Despite only training once a week, sprinter Toby Harries is quickly making a big impression in athletics

Sixteen-year-old Toby Harries broke the UK indoor under-17 200m record when clocking 21.46 to win the England Athletics Under-17 Indoor Championships earlier this year.

What makes this feat even more remarkable is that the talented teenager had only been training for athletics once a week, due to also playing rugby at a high level.

“Based on my training, I knew that I had a good chance of taking the gold, but up against so many great athletes, of course I had my doubts,” reveals Toby, who also took bronze in the 60m, having set a PB of 6.91 in the semi-final. However, even the ambitious athlete himself was surprised with the manner in which he took victory in the one-lap discipline.

“I knew I would leave everything on the track in order to take first place. Crossing that line was a mixture of relief and utter triumph. When an official told me I’d broken the record, I think I was as shocked, if not more so, then everyone else,” he adds.

Indeed, it was a performance that broke a 17-year-old UK record that had belonged to 44.56 400 man Tim Benjamin, thus emphasising the magnitude of Toby’s performance.

Coached by Jon Bigg, it was not the Brighton Phoenix athlete’s first taste of athletics success. He had won the National Prep Schools’ 100m and 200m in year six, year seven and year eight in 2010, 2011 and 2012 respectively. Although a serious knee injury prevented him from doing any athletics in 2013, Toby bounced back to claim silver at the English Schools last year, which earned him selection to represent England in the SIAB Schools International, where he also finished second.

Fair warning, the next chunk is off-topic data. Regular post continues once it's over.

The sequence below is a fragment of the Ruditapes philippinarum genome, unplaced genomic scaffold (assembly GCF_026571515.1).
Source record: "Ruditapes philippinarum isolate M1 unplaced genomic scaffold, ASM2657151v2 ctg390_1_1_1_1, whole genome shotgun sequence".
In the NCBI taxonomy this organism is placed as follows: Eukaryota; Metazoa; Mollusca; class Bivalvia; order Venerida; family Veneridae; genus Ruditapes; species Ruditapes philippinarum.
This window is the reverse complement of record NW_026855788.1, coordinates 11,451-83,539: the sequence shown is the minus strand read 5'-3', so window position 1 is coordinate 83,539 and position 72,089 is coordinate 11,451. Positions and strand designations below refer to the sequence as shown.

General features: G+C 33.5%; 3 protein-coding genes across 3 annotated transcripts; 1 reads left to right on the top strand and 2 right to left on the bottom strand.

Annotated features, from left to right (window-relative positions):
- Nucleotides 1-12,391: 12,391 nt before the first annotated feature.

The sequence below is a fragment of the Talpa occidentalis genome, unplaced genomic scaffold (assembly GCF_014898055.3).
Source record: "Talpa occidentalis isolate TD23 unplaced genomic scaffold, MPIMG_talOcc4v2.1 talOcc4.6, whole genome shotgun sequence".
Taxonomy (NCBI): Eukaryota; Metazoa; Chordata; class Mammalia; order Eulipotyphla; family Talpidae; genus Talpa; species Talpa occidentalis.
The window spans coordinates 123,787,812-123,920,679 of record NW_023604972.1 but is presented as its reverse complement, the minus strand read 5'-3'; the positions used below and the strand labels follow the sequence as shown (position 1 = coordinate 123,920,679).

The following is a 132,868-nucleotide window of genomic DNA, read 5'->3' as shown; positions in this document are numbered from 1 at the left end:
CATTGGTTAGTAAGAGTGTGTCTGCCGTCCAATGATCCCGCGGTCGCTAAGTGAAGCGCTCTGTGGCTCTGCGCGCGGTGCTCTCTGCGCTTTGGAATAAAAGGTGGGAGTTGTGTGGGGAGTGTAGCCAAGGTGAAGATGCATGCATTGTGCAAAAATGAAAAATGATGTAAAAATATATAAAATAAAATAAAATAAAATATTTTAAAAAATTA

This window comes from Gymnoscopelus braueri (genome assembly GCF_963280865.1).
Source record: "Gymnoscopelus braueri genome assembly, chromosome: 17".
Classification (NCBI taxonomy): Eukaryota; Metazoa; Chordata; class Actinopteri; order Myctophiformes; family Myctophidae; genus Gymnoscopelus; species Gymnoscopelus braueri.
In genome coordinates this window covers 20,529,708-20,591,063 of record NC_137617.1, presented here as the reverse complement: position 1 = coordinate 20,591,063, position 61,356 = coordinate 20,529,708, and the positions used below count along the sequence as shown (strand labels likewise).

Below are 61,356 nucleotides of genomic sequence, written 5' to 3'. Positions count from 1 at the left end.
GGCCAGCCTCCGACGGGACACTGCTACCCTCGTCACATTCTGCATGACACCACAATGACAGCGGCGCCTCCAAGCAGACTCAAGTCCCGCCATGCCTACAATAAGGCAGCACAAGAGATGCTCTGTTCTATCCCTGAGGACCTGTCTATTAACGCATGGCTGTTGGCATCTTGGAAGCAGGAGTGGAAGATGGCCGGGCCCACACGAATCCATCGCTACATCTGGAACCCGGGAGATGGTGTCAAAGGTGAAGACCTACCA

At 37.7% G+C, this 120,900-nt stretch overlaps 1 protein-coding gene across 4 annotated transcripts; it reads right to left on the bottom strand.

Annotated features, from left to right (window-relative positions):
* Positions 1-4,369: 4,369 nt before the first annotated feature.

Clearly Toby soaked up the atmosphere, as he reflects: “The English Schools was hugely inspiring to see all the other incredible athletes. I felt honoured to be representing the Sussex team, as well as having the experience of running and doing so well in my 200m event.” However, there is a small part of the event that he would like to forget. He adds with a smile: “Falling over the finish line is something I hope to never repeat.”

Despite not having trained much for athletics to date, Toby is clearly in good hands, as he trains alongside Bigg and wife Sally Gunnell’s son, Finley, who himself was an English Schools 400m medallist last year. Undoubtedly inspired by his performances and the successful team he has around him, Toby vows: “As the rugby season comes to a close, I am aiming to train more and more in the very near future.”

It is not easy to balance training for two sports at a high level and Toby knows that one day he will have to make the difficult decision and choose which sport to concentrate on. But for now, he hopes to combine both sports and thinks the two complement each other.

Speaking about rugby, which he plays four or five times a week, and how it helps his speed, he reveals: “Recently, I was selected for south east England after making my way up through county side Sussex and Harlequins’ elite programme. The programmes that I have been involved in have allowed me not only to advance my rugby, but also my athletics. As a number 11 wing and a sprinter, the sports very much interlink. The training for each has allowed me to progress in both sports.”

Well aware of the demands that his sporting life places on his family, Toby gives them his final words of praise. “I am really grateful to my family as they transport me to my events and support me hugely, giving me inspiration to perform,” he explains.

You can find further performance stats on Toby on Power of 10 here.

» Support young athletes via the Ron Pickering Memorial Fund, see rpmf.org.uk